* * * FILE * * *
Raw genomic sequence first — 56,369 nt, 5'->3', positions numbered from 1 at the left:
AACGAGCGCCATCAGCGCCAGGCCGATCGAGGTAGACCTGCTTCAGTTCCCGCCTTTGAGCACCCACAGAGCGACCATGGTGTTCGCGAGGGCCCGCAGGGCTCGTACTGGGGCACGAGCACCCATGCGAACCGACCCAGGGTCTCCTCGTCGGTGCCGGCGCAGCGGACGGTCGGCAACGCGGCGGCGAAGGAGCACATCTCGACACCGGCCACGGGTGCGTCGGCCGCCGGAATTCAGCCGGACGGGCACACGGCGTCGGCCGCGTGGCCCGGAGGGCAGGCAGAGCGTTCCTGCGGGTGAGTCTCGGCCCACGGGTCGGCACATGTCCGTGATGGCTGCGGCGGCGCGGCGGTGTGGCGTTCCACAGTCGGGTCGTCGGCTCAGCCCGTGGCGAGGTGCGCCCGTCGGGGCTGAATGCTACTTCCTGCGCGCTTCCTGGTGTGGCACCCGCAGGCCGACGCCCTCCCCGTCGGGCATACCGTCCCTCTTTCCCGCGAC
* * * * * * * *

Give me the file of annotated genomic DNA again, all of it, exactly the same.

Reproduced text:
Raw genomic sequence first — 56,369 nt, 5'->3', positions numbered from 1 at the left:
AACGAGCGCCATCAGCGCCAGGCCGATCGAGGTAGACCTGCTTCAGTTCCCGCCTTTGAGCACCCACAGAGCGACCATGGTGTTCGCGAGGGCCCGCAGGGCTCGTACTGGGGCACGAGCACCCATGCGAACCGACCCAGGGTCTCCTCGTCGGTGCCGGCGCAGCGGACGGTCGGCAACGCGGCGGCGAAGGAGCACATCTCGACACCGGCCACGGGTGCGTCGGCCGCCGGAATTCAGCCGGACGGGCACACGGCGTCGGCCGCGTGGCCCGGAGGGCAGGCAGAGCGTTCCTGCGGGTGAGTCTCGGCCCACGGGTCGGCACATGTCCGTGATGGCTGCGGCGGCGCGGCGGTGTGGCGTTCCACAGTCGGGTCGTCGGCTCAGCCCGTGGCGAGGTGCGCCCGTCGGGGCTGAATGCTACTTCCTGCGCGCTTCCTGGTGTGGCACCCGCAGGCCGACGCCCTCCCCGTCGGGCATACCGTCCCTCTTTCCCGCGAC